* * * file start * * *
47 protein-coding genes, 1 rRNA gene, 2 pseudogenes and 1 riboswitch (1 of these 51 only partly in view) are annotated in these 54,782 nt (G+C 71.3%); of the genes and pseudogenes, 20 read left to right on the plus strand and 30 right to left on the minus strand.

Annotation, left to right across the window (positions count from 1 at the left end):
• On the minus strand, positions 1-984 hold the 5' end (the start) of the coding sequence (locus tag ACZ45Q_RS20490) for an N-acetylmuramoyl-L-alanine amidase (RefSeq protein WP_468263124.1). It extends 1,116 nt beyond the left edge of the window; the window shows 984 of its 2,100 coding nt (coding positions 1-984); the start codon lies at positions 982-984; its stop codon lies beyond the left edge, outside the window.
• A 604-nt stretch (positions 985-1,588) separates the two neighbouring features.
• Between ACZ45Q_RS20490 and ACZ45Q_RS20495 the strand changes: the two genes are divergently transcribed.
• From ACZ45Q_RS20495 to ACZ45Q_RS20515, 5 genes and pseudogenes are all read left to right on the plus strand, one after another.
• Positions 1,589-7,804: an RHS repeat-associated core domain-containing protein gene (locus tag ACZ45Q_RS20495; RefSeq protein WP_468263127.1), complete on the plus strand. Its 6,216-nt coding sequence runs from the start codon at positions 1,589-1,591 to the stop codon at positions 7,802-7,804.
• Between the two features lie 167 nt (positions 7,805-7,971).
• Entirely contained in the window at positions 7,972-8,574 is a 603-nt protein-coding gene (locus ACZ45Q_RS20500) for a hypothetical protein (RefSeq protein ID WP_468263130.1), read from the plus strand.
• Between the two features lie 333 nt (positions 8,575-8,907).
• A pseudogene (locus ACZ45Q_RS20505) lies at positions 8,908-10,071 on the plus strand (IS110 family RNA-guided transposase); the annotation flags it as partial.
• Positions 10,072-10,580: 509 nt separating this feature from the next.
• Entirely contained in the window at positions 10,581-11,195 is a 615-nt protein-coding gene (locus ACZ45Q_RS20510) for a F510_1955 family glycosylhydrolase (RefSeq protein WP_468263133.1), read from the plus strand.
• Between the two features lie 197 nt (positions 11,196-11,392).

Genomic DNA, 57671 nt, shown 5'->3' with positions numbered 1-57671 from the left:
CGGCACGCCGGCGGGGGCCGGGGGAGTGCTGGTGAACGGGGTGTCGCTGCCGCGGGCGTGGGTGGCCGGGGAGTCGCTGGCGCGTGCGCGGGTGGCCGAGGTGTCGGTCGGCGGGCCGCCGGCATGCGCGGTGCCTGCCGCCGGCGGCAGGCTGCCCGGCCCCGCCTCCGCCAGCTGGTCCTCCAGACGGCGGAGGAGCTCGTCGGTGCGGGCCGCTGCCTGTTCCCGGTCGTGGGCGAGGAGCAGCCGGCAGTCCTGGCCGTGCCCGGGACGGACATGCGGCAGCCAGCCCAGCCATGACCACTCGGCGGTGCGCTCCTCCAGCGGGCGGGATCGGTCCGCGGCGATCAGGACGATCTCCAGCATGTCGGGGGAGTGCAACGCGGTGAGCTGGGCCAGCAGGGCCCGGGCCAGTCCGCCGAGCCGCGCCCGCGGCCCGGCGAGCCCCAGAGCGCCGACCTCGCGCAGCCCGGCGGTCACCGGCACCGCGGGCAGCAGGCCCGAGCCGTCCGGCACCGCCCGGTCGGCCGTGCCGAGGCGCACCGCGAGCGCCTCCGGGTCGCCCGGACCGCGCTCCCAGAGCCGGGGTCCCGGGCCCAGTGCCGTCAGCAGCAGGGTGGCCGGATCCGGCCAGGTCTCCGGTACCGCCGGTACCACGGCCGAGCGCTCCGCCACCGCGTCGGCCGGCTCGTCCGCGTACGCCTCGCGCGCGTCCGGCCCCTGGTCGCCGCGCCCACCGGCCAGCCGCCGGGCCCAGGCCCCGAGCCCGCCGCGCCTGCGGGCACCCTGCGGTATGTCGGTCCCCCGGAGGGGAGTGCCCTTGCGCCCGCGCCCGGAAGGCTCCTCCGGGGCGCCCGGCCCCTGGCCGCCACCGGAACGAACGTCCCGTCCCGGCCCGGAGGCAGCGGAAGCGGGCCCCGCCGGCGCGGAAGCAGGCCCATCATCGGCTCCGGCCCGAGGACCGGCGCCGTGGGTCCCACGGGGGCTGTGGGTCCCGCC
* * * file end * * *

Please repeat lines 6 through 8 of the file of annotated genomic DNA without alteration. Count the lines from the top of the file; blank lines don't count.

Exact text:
• From ACZ45Q_RS20495 to ACZ45Q_RS20515, 5 genes and pseudogenes are all read left to right on the plus strand, one after another.
• Positions 1,589-7,804: an RHS repeat-associated core domain-containing protein gene (locus tag ACZ45Q_RS20495; RefSeq protein WP_468263127.1), complete on the plus strand. Its 6,216-nt coding sequence runs from the start codon at positions 1,589-1,591 to the stop codon at positions 7,802-7,804.
• Between the two features lie 167 nt (positions 7,805-7,971).